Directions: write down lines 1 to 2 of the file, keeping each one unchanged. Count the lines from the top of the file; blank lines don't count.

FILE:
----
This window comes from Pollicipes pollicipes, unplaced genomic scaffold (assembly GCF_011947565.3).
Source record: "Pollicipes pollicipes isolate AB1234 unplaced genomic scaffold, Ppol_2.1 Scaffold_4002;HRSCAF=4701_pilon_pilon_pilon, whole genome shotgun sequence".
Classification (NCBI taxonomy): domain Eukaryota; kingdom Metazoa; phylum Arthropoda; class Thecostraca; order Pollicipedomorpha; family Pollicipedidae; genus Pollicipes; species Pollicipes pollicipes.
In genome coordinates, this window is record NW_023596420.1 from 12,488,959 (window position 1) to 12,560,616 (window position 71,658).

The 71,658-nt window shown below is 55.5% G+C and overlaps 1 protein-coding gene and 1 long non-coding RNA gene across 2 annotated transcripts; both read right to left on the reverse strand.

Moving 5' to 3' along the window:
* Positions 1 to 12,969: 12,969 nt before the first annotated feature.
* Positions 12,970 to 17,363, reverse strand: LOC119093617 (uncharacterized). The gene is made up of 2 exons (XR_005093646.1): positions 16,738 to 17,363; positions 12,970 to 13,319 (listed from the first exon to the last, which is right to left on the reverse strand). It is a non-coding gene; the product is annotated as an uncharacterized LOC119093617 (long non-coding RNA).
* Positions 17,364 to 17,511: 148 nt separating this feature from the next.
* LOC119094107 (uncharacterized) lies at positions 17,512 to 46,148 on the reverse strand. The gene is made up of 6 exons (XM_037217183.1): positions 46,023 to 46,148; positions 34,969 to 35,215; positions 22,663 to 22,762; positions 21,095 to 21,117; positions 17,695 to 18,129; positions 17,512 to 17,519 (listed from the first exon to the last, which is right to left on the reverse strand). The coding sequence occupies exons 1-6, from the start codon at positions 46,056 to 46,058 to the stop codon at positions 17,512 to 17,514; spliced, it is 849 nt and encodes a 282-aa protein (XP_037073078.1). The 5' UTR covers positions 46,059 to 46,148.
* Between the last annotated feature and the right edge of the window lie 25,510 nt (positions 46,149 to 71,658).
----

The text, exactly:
This window comes from Pollicipes pollicipes, unplaced genomic scaffold (assembly GCF_011947565.3).
Source record: "Pollicipes pollicipes isolate AB1234 unplaced genomic scaffold, Ppol_2.1 Scaffold_4002;HRSCAF=4701_pilon_pilon_pilon, whole genome shotgun sequence".